Children with asthma in California face several challenges, largely due to low flu vaccination rates, medication compliance, and limited access to primary care doctors.
A new report offers a number of public policy strategies that could help remedy these shortcomings.
“Asthma is one of the most common chronic pediatric conditions in the US and a major reason for emergency department visits and hospitalizations in children,” says Ulfat Shaikh, clinical quality officer at the California Department of Health Care Services and director of Healthcare Quality at the University of California, Davis, School of Medicine.
“Emergency department visits for chronic conditions such as asthma are frequently the bellwether of sub-optimal primary care and community-based support. However, by creating better support structures around these children, we can have a significant impact on their health and quality of life.”
500,000 children have asthma
To understand the status of asthma in California, the researchers mined data from the 2011-12 California Health Interview Survey, which includes 44,000 households from every county in California.
Nearly 10 percent of the state’s children, close to 500,000, suffer from asthma. The care these children receive can vary widely, even though more than 96 percent have a primary care provider.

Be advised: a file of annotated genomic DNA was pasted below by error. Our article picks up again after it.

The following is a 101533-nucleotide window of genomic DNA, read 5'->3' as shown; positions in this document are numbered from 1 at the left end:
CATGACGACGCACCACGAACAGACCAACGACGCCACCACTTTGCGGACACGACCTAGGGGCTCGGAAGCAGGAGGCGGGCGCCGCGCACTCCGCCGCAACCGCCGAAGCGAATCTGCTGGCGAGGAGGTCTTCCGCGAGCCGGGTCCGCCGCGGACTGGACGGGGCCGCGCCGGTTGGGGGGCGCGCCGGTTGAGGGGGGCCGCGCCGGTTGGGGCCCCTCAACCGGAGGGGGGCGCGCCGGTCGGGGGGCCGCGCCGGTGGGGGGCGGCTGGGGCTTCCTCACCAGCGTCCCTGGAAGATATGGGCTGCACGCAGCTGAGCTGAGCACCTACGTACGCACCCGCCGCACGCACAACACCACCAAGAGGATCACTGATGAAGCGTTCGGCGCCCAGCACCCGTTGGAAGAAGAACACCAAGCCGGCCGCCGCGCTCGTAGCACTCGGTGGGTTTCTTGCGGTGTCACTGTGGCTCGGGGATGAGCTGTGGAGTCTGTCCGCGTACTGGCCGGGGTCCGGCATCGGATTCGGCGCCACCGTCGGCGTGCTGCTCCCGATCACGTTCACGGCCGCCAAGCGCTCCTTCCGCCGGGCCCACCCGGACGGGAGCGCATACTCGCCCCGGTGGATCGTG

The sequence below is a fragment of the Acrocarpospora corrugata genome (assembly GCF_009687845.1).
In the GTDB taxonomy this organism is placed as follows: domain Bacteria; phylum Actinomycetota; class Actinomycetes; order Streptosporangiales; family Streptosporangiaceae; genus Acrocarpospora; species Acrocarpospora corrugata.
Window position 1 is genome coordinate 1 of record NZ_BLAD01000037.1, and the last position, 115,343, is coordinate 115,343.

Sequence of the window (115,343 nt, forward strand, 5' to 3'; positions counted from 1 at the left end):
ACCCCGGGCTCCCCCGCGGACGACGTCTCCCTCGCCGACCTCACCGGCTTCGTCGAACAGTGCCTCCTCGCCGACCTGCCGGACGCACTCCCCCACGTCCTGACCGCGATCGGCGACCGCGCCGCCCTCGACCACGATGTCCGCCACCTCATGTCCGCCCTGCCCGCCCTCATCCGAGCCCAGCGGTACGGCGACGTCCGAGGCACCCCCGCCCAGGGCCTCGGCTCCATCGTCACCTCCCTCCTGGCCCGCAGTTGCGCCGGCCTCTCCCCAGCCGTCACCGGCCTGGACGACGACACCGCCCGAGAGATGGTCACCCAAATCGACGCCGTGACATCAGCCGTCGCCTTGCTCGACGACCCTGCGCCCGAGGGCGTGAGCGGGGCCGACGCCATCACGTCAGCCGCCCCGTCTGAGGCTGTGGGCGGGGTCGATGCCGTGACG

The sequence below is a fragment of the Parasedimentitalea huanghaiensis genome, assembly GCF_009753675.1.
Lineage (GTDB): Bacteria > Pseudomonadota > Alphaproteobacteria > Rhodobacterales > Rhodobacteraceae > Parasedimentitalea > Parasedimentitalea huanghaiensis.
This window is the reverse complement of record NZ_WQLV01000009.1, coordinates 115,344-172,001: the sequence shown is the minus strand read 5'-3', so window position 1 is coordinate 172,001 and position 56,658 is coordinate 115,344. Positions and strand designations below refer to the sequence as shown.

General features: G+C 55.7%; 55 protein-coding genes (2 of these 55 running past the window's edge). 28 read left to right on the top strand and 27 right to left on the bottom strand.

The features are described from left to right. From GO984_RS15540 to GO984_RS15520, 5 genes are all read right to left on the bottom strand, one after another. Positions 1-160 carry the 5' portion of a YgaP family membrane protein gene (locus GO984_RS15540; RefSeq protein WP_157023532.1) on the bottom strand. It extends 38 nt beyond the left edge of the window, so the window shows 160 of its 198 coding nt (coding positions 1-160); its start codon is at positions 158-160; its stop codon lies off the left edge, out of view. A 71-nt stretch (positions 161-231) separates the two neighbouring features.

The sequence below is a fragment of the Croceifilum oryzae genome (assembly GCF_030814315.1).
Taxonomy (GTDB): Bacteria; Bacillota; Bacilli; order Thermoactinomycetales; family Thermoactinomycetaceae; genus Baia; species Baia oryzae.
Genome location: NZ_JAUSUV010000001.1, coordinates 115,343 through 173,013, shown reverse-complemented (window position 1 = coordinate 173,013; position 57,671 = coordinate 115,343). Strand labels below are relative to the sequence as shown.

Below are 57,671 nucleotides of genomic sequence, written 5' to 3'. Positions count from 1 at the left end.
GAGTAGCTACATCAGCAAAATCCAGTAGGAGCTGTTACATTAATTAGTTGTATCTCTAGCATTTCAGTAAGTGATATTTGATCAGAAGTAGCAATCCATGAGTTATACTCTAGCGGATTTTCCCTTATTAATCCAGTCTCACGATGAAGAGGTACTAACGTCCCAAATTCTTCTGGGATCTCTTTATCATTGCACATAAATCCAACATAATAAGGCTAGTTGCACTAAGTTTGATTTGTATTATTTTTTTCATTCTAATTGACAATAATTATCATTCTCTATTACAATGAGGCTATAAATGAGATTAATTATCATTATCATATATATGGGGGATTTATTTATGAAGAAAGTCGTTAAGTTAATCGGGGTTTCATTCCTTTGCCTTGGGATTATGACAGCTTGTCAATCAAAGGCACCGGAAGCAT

Most concerning is that their flu vaccination rates are not much different from the general pediatric population. Flu can pose a significant health risk, sending many children with asthma to the hospital.
“We were surprised to see that about half of all children with asthma had not received a flu shot in the past year,” Shaikh says. “Children with asthma are at high risk of becoming really sick from the flu and of developing pneumonia, even if their asthma is mild or their symptoms are well-controlled.”
Health care safety net
The study, published in the journal Population Health Management, also highlights problems with asthma control. A third of children with asthma had to go to the emergency department for asthma symptoms in the past year. For 20 percent of them, this was because of an inability to see their own health care provider.
Even more striking: only 38 percent of children with asthma receive a written-care plan from their clinicians.
While the primary care shortcomings are deeply troubling, the researchers point to solutions:
A safety net of existing providers and resources could support primary care providers’ efforts to combat pediatric asthma, but involving interdisciplinary teams for population-health management of pediatric asthma is key.
Pharmacists, school nurses, social workers, community health workers, and emergency department patient navigators could be enlisted to encourage vaccination, improve medication compliance, follow up higher-risk children more closely, point families toward resources, and educate families to improve self-care.
“These findings are important because they will better guide our efforts to improve both clinical quality and population health for our children with asthma,” says Neal Kohatsu, medical director at the California Department of Health Care Services, which partially funded the study.
Robert Byrd, associate professor of clinical pediatrics is coauthor of the study that was supported in part by the UC Davis Institute for Population Health Improvement and California Department of Health Care Services Interagency Agreement.
Source: UC Davis